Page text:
Be sure to enter the OV Free Agent Contest. It ends when the World Series ends.
The Cubs, along with all the other teams, have several well known prospects playing in the Arizona Fall League (AFL) right now. They're about 10 games into their season and we've been recapping those games here. There are a lot of issues to consider when looking at these stats if you'd like to put them into some kind of perspective.
First, they're against minor leaguers. Second, it's in Arizona and teams tend to send their best hitters while the best pitchers more often than not are not sent. Third, the disparity in talent in is huge. There can be AAA players, or even players who got some MLB playing time, along with guys in A ball. Fourth, the sample sizes are never all that large. For example, Howie Kendrick had about 125 plate appearances in 2005 and that led the league. Only 8 players had 100 at-bats or more.
Calculating plate appearances is a bit difficult given that mlb.com does not list HBP and SF with the final season stats. There may be game logs we could go through, but it's not worth it. All you have are at bats and walks and that's what I've used to calculate PA in the table at the bottom.
The sample size issue alone is a big one. We know that it's not nearly large enough to learn a whole lot about the player that we didn't already know. A good season shouldn't really change our expectations going forward just as a bad season doesn't tell us it's only going to get worse.
Finally, due to the lack of stats available, calculating the exact league offense is difficult. We can come close with what we have, but it is going to be off a bit.
One other small thing, there aren't all that many who have even enough PA to qualify in the league among the league leaders. Playing time is spread around and not given out to who is the more talented players. Teams send their players there to get playing time and expect them to be played. MLB front offices probably have influence over how much certain players play. The league is smaller so being in the top 5 at the end of the short season isn't the same.
In 2005, there were only 42 qualified hitters. If you are 10th, you're only the in the top 25% of hitters in the league that year. A guy who ranked 10th in OPS in the AFL in 2005 would be comparable to someone who ranked 35th at the MLB level.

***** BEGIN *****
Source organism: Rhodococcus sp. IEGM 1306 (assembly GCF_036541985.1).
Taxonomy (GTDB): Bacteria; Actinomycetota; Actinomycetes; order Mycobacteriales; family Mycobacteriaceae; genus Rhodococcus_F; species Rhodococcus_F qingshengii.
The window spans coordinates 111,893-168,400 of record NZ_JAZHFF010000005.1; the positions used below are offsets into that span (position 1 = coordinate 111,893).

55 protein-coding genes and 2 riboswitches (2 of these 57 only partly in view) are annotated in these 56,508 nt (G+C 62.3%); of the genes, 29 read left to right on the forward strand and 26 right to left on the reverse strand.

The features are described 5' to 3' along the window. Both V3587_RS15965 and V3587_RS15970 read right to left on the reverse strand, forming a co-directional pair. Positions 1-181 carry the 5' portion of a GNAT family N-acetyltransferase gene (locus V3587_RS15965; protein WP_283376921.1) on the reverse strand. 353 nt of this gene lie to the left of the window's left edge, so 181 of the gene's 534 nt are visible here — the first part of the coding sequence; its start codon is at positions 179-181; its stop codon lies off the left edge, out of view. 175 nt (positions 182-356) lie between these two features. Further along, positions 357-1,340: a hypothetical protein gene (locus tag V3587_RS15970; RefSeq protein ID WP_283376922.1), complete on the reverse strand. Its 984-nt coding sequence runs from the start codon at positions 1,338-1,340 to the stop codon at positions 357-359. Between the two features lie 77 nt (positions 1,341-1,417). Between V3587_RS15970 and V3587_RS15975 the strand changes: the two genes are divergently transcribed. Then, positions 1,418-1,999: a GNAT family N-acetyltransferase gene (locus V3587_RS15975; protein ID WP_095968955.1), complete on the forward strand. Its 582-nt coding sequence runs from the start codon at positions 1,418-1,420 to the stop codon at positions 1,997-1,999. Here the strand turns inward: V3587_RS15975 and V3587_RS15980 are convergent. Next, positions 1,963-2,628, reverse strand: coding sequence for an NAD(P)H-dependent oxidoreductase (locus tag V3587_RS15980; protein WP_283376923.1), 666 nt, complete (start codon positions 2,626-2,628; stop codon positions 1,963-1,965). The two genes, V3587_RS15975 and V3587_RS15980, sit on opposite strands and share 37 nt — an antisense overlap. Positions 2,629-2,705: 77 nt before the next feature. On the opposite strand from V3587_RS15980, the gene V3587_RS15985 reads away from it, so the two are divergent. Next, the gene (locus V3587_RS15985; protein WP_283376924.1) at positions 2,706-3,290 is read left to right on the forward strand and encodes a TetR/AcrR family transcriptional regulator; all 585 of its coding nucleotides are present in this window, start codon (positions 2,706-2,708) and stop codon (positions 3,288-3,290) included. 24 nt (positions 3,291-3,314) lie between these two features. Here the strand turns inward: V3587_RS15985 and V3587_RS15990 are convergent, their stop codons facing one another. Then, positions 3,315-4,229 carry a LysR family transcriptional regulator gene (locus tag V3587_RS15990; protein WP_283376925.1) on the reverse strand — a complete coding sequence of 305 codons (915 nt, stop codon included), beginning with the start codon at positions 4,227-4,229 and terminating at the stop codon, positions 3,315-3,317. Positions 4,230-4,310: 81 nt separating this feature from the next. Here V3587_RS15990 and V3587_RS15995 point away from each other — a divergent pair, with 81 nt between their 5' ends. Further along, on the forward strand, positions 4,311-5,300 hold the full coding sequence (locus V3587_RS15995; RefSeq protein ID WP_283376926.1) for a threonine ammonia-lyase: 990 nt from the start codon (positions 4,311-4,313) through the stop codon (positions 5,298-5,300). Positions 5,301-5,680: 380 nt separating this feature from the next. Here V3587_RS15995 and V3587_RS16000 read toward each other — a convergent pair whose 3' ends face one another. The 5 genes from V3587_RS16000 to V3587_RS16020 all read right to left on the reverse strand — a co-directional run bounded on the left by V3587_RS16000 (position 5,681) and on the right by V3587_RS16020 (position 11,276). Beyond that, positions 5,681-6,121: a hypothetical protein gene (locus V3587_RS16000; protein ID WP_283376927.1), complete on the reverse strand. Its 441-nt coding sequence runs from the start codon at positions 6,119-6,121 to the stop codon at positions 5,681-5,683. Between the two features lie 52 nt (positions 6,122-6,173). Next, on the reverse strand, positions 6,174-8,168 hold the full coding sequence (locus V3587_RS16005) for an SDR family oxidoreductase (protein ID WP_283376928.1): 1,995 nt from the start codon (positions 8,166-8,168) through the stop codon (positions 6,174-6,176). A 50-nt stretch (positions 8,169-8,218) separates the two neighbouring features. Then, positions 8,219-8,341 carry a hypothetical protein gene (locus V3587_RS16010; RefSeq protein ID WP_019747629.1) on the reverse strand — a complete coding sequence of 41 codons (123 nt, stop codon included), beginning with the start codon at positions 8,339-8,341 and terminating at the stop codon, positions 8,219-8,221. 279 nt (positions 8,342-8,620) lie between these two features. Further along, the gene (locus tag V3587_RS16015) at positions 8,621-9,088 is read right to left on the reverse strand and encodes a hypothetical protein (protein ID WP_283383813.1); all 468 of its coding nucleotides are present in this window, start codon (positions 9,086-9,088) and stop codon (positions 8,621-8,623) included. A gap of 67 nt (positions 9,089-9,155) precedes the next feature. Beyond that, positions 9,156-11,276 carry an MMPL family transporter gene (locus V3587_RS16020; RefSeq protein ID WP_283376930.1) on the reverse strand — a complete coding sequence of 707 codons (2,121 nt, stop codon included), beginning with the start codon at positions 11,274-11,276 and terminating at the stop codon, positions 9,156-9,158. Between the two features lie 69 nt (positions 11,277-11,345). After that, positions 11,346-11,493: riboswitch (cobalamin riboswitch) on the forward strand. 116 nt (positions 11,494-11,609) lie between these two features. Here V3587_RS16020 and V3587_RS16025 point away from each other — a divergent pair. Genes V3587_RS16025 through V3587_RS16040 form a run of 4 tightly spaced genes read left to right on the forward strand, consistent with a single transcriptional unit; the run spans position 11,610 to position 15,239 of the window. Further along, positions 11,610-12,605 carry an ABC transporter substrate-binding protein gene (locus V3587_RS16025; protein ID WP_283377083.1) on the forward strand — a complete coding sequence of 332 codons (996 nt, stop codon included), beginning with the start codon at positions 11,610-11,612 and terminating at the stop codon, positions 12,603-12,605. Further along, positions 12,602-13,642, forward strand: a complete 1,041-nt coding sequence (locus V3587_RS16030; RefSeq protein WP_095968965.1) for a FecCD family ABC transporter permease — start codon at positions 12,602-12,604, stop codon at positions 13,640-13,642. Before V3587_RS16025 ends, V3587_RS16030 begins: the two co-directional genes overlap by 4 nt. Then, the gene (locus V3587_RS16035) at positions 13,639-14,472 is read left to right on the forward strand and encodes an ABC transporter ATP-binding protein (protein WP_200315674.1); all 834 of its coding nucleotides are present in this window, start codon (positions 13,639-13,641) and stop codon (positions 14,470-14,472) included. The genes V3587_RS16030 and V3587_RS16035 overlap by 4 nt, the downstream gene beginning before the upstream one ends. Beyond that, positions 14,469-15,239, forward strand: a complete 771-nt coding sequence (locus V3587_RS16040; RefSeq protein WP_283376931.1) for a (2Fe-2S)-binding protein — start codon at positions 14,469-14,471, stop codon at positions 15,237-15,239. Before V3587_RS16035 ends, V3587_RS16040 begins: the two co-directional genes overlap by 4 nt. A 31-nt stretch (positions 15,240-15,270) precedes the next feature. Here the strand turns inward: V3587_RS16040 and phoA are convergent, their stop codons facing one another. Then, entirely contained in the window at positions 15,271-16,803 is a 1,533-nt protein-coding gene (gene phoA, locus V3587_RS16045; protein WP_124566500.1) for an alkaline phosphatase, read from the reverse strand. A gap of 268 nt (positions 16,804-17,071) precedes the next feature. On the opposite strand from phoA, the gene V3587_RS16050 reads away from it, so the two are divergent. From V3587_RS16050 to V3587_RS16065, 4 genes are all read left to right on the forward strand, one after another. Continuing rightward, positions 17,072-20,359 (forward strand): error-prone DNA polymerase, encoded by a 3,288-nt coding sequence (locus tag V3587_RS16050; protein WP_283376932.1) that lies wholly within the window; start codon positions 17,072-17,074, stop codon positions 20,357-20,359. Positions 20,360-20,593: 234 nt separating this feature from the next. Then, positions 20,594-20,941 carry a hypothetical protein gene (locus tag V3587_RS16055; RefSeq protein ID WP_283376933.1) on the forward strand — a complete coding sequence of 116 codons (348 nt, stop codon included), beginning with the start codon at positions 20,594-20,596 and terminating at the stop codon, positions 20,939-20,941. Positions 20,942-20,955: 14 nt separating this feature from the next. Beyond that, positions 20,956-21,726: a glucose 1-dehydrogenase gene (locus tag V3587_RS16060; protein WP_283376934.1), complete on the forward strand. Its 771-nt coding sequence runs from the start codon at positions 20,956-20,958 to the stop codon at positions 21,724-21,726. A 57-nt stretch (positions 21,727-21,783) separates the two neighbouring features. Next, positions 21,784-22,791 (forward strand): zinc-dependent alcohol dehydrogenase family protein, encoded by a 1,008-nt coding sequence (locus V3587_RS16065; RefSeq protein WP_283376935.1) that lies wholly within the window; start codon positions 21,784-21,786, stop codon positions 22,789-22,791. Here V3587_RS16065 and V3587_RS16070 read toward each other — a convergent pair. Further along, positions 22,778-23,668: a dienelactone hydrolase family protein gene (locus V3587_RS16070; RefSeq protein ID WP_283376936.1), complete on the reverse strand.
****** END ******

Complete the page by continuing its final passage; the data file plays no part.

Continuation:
Despite all of the issues, we can answer unequivocally that yes, AFL stats mean something. They are important and they do tell us something. It's data. Of course it's meaningful.
The question is how meaningful and that's not something I can answer. I can say that we should consider all the issues above, as well as others I haven't thought.
I can only offer an opinion. It's one I offered in the comments recently. I don't believe they're that meaningful. I don't think they really tell us much about the player that we didn't know before. I can say with some certainty that none of the performances by Cubs prospects, whether good or bad, is going to change my opinion of their ability with one possible exception.
Kris Bryant had fewer than 200 plate appearances after being drafted. He could get about 100 in the AFL, which is actually at a level a little above where he has played so far. After the AFL, a considerable amount of his professional plate appearances will be in the AFL. I'd probably only use that information as a tie-breaker if I was in charge. For example, if I was torn between sending him back to High A or AA (or AA or AAA) then his performance in the AFL could affect my decision. I'm doubtful the Cubs front office is torn at the moment and has already decided where he'll begin the 2014 season. If that is the case, you might learn a thing or two, but ultimately the AFL served as a place where he and others could game playing time.
Anyway, below are the top 10 qualified AFL hitters each year from 2005 through 20011. You can get the picture that the stats should be taken lightly, but they do include some very good players too.
Sam Fuld. (dying laughing)